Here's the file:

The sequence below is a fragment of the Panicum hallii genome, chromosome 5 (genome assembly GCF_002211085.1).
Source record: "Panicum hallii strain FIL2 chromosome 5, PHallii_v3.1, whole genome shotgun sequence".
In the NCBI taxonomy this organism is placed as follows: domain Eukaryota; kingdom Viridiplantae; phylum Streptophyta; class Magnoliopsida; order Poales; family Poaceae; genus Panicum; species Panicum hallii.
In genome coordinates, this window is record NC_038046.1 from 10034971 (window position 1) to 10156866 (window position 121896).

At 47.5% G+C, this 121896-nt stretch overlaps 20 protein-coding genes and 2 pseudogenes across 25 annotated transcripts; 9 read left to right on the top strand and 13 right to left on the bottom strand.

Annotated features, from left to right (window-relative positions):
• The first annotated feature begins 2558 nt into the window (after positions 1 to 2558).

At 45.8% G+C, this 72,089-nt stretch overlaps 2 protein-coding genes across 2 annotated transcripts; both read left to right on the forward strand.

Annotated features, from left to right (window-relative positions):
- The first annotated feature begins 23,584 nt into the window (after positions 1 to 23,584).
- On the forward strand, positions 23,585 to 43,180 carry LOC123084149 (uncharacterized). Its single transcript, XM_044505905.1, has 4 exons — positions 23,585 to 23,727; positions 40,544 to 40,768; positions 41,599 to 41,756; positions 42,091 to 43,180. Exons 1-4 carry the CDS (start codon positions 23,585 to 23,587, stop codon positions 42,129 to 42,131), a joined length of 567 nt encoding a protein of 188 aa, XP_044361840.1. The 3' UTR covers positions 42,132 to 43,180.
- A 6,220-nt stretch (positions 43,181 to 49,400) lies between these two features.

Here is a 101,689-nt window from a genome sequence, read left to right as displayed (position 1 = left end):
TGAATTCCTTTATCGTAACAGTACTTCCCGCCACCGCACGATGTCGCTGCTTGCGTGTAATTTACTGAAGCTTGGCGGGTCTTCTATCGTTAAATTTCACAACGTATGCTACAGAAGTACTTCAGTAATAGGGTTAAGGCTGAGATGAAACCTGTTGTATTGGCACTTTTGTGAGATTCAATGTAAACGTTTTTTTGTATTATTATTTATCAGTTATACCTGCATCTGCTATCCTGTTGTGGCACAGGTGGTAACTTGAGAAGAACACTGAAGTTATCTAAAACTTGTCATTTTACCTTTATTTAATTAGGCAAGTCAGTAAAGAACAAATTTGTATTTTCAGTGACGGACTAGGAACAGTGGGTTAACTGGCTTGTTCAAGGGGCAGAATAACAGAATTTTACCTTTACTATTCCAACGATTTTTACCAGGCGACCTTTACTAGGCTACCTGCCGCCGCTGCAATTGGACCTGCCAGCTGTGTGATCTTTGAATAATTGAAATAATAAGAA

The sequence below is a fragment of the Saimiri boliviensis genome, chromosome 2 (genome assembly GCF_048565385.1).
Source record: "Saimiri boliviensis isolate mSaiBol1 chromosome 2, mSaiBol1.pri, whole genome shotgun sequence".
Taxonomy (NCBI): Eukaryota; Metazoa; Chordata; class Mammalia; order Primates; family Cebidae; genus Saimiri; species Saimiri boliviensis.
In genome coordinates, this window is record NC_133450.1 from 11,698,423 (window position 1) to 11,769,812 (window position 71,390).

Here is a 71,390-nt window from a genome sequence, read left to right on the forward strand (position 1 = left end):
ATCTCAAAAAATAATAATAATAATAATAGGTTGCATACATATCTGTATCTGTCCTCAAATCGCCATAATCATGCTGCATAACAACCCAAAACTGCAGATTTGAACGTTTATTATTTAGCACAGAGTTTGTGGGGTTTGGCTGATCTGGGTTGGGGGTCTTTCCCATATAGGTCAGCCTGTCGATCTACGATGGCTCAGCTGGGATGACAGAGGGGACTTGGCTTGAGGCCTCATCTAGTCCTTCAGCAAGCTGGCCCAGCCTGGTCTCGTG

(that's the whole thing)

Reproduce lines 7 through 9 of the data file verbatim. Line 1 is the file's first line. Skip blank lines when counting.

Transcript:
• The first annotated feature begins 2558 nt into the window (after positions 1 to 2558).

At 45.8% G+C, this 72,089-nt stretch overlaps 2 protein-coding genes across 2 annotated transcripts; both read left to right on the forward strand.

Annotated features, from left to right (window-relative positions):